Hundreds of peaceful Trump protests overshadowed by violent acts, arrests

Posted at 11:57 AM, Jan 21, 2017
and last updated 2017-01-21 11:57:06-05

A man is removed from a demonstration by police in Washington, D.C. on January 20, 201 Media)7. (Jana Kaspercovic/Tribune Media)

By Jana Kasperkevic, Tribune Media, in Washington DC

Donald Trump began his term in office as the least-liked president of the modern era, according to a recent Gallup poll: Just 40 percent of Americans see him in favorable light on the eve of his inauguration, compared to the  78 percent of Americans who viewed Barack Obama favorably in early 2009 and the 62 percent who viewed George W. Bush that way (and despite the contested nature of the 2000 election). So it wasn’t surprising that there were protests all around Washington, DC on Inauguration Day, nor even that a minority of protestors used the dissent as an excuse for violence.

Still, the vast majority of protestors, even the ones designed to be disruptive to Trump-supporting inaugural attendees, were peaceful.

For instance, at about 9 am, activists with No DAPL— a reference to the Dakota Access Pipeline— walked up to the gates of a screening point at E and 14th Street NW amid Trump supporters. Some linked hands to block the attendees’ path onto the National Mall; others chained themselves to the gate.

Maggie Henry, 63, was there with her walker—the result of a recent accident on her family farm in  Lawrence County,Pennsylvania— to protest the pipeline because, she said “fracking has destroyed my life”.

“Trump is illegal,” she said. “He is in violation of the constitution. I am doing everything I can to prevent his presidency.”

As police worked to remove the protesters and restore access to the inaugural viewing areas, a small group of Trump supporters approached.

Amanda Hopkins, 24, was upset that  the protesters were blocking her entrance after she’d traveled all the way from Florida to see Trump sworn in. “It’s not about different parties,” she said “We are all trying to be one country.”

Law enforcement officials line up in Washington, D.C. on January 20, 2017.

But concerns about what the “one country” would look like under Trump was the animating force for some protesters.

“Most people are just unaware of the mean spirit that Trump has,” said Walter, who drove to DC from Florida to protest. “He keeps grudges and he has his hand on the nuclear button.”

“I don’t think he has ever read the constitution,” Walter added. “I am just petrified that he has been elected. I am angry at the morons that got him elected,” he added.

“We are on the edge of anarchy,” he explained describing Trump as a “dictator” as he watched the police remove about half a dozen protesters by unclipping them from the gates.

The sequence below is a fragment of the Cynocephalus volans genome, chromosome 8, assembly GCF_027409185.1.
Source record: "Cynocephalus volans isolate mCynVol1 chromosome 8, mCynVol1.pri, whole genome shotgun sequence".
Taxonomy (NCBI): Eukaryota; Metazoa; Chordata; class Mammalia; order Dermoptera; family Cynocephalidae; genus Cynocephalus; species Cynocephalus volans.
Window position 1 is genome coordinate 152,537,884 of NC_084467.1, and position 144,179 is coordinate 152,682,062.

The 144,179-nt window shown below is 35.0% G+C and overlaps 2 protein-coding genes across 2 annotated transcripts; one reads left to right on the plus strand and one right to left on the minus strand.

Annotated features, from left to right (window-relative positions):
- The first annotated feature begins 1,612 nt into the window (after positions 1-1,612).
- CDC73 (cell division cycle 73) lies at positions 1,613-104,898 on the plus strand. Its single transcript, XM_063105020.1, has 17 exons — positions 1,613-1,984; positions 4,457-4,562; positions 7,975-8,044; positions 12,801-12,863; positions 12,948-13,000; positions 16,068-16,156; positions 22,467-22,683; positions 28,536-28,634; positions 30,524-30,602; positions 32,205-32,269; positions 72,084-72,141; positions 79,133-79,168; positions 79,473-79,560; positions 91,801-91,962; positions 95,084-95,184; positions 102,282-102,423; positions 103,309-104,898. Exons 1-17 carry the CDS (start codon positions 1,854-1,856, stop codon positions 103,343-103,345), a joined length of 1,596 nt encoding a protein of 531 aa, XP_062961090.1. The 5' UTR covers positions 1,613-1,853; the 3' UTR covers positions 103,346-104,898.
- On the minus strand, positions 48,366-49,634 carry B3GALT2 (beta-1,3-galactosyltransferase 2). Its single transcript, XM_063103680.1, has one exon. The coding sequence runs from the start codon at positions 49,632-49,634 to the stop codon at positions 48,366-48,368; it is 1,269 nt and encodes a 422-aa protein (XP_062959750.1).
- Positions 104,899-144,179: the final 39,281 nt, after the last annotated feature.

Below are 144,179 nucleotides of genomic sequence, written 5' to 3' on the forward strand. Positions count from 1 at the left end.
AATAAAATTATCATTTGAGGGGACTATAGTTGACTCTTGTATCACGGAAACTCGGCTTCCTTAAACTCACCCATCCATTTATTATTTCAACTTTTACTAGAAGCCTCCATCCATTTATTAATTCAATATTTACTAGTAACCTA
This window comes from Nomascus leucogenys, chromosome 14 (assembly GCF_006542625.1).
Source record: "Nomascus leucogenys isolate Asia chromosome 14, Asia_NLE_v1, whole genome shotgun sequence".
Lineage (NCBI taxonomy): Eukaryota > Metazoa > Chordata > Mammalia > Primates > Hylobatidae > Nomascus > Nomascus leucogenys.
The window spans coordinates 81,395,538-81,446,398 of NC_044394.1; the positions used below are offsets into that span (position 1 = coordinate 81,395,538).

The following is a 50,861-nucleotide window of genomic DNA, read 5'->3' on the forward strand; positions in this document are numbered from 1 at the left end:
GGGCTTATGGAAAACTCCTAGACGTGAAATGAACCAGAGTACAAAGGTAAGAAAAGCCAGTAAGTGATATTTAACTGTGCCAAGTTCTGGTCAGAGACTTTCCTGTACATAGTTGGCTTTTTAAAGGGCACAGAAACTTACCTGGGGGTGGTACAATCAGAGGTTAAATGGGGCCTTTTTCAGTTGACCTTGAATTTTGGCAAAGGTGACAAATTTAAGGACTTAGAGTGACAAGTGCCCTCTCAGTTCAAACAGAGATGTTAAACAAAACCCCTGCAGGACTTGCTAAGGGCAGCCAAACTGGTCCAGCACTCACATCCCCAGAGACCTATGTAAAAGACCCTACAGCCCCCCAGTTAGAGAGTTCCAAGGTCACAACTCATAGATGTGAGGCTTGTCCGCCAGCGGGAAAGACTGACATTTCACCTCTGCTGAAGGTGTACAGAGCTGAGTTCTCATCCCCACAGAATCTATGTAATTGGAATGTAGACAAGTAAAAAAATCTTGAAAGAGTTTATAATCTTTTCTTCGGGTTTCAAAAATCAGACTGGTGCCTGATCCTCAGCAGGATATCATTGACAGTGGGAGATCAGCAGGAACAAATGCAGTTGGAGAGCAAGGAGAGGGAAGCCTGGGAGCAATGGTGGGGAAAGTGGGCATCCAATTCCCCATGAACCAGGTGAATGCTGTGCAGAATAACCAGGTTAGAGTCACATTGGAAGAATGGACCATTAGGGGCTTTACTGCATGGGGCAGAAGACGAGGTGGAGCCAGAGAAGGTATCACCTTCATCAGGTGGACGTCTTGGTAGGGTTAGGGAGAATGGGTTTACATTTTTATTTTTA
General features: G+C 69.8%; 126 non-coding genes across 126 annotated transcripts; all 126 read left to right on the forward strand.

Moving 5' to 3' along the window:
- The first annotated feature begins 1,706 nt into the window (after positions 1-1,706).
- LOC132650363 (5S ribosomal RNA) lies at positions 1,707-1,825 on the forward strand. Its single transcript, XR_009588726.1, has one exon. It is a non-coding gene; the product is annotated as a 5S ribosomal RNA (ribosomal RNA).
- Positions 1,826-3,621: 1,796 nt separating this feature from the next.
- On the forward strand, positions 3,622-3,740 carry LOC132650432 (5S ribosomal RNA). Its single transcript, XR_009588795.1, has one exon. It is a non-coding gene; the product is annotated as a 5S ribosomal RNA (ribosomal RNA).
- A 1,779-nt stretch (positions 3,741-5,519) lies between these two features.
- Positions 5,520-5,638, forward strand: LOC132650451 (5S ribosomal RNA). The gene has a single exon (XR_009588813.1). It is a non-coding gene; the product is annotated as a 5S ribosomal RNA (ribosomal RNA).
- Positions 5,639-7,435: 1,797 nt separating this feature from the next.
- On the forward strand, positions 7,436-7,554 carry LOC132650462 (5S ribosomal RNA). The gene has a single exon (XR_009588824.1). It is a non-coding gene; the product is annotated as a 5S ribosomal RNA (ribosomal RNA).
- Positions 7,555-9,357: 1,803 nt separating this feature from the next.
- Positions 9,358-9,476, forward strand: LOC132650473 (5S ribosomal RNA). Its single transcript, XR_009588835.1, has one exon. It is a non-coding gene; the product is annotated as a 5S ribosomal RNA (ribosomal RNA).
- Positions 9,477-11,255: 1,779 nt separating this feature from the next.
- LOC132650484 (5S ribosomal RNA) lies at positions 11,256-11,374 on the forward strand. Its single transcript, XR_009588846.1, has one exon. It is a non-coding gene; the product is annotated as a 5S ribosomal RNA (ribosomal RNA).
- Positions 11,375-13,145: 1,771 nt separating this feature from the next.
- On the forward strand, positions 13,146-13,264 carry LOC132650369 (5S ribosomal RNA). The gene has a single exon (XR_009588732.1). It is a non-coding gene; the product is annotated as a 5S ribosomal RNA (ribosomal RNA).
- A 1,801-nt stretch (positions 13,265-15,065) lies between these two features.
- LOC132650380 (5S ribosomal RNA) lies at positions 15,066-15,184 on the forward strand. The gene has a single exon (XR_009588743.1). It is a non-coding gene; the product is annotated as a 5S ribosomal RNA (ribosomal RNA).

A block over, at the checkpoint on 12th Street NW, a group of LGBT anti-Trump protestors who had been blocking that access point by singing and throwing glitter, opted for a more peaceful retreat and marched north, singing and waving flags and signs.

By 10 am, many protesters were in line, instead of blocking them, in order to secure visible spots on the Mall for the inaugural address or on Pennsylvania Avenue for the inaugural parade.

Natalie Tamblyn, a friend and two girls, aged 7 and 11, were among them. They had from California for Saturday’s anti-Trump women’s march and were all wearing “pink pussy hats,” a visible response to the video that leaked during the campaign in which Trump suggested that he would “grab them by the pussy” when he was hitting on women.  

“We hope he hears our voices,” Tamblyn said.

Lauren and Bob Carter, who had come up from Charleston, Virginia , had anti-Trump signs that were hoping to display along the parade route.

“We are opposed to Trump’s agenda,” said Lauren Carter.

Later in the morning, however, some protesters turned to violence , overturning trash cans and smashing windows at storefronts in downtown DC, including at steakhouse Bobby Van’s, Bank of America, Starbucks, Wells Fargo and the Hamilton Hotel.

“You make Trump look good when you do that,” yelled a man in a Green Party T-shirt at passing protesters. “Peace! No violence!”

“We were without violence!” replied a protester whose face appeared to be drenched in milk. (The police had used pepper spray after the property damaged had started.)

The window of a Starbucks is smashed in Washington, D.C. on January 20, 2017.

As the Hamilton staff finished clearing the broken glass, another group of protesters appeared. “This is a rescue mission,” they yelled, saying they were headed to where the police had surrounded other protesters.

Once there, however, there didn’t seem to be a plan for the mission; instead people simply occasionally chanted “Let them go” and people were loaded into police vans.

Ultimately, the DC policearrested more than 200 protesters over the course of the day, and six police officers suffered minor injuries (as did at least one police vehicle). Police used concussion grenades and tear gas in several areas over the course of the day, as so-called “black bloc” protesters clashed with police, often as part of larger demonstrations.

Those clashes inevitably, overshadowed the more peaceful protests along the parade route and on the Mall, carried out both by groups of activists and individuals of conscience. But just as protesters were smashing windows downtown—and as Trump was taking the oath of office—a large group of protesters marched peacefully through Union Station, trailed by a couple of bemused-looking police officers on Segways.

“Trump and Pence are illegitimate!” they shouted in unlikely unison. “Trump and Pence are fascists!”

With additional reporting by Megan Carpentier